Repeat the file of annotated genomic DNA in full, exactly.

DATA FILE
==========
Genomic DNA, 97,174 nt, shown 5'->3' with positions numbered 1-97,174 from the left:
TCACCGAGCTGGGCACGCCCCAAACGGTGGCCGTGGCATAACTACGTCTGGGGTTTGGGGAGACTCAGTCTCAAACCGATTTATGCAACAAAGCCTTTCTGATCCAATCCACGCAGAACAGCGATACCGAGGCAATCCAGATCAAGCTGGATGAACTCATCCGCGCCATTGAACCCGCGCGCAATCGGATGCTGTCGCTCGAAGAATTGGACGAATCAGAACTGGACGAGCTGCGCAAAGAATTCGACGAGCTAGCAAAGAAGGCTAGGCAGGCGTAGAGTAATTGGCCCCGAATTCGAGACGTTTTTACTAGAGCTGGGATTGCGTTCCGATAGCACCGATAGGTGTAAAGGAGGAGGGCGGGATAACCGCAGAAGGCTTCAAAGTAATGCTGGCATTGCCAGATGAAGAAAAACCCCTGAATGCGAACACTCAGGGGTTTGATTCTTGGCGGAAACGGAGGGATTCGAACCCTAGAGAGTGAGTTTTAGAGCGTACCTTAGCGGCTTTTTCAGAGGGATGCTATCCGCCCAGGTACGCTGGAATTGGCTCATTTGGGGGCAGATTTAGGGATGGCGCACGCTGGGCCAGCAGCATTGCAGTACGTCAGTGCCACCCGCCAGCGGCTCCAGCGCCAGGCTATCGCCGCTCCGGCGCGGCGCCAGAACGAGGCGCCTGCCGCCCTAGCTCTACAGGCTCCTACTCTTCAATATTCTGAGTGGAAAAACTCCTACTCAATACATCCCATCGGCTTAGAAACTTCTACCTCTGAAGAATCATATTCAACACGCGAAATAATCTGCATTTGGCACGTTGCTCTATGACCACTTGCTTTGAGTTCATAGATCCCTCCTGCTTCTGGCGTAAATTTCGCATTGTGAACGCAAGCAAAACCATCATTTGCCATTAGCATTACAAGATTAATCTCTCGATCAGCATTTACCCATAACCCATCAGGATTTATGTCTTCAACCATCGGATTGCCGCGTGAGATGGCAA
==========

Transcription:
Genomic DNA, 97,174 nt, shown 5'->3' with positions numbered 1-97,174 from the left:
TCACCGAGCTGGGCACGCCCCAAACGGTGGCCGTGGCATAACTACGTCTGGGGTTTGGGGAGACTCAGTCTCAAACCGATTTATGCAACAAAGCCTTTCTGATCCAATCCACGCAGAACAGCGATACCGAGGCAATCCAGATCAAGCTGGATGAACTCATCCGCGCCATTGAACCCGCGCGCAATCGGATGCTGTCGCTCGAAGAATTGGACGAATCAGAACTGGACGAGCTGCGCAAAGAATTCGACGAGCTAGCAAAGAAGGCTAGGCAGGCGTAGAGTAATTGGCCCCGAATTCGAGACGTTTTTACTAGAGCTGGGATTGCGTTCCGATAGCACCGATAGGTGTAAAGGAGGAGGGCGGGATAACCGCAGAAGGCTTCAAAGTAATGCTGGCATTGCCAGATGAAGAAAAACCCCTGAATGCGAACACTCAGGGGTTTGATTCTTGGCGGAAACGGAGGGATTCGAACCCTAGAGAGTGAGTTTTAGAGCGTACCTTAGCGGCTTTTTCAGAGGGATGCTATCCGCCCAGGTACGCTGGAATTGGCTCATTTGGGGGCAGATTTAGGGATGGCGCACGCTGGGCCAGCAGCATTGCAGTACGTCAGTGCCACCCGCCAGCGGCTCCAGCGCCAGGCTATCGCCGCTCCGGCGCGGCGCCAGAACGAGGCGCCTGCCGCCCTAGCTCTACAGGCTCCTACTCTTCAATATTCTGAGTGGAAAAACTCCTACTCAATACATCCCATCGGCTTAGAAACTTCTACCTCTGAAGAATCATATTCAACACGCGAAATAATCTGCATTTGGCACGTTGCTCTATGACCACTTGCTTTGAGTTCATAGATCCCTCCTGCTTCTGGCGTAAATTTCGCATTGTGAACGCAAGCAAAACCATCATTTGCCATTAGCATTACAAGATTAATCTCTCGATCAGCATTTACCCATAACCCATCAGGATTTATGTCTTCAACCATCGGATTGCCGCGTGAGATGGCAA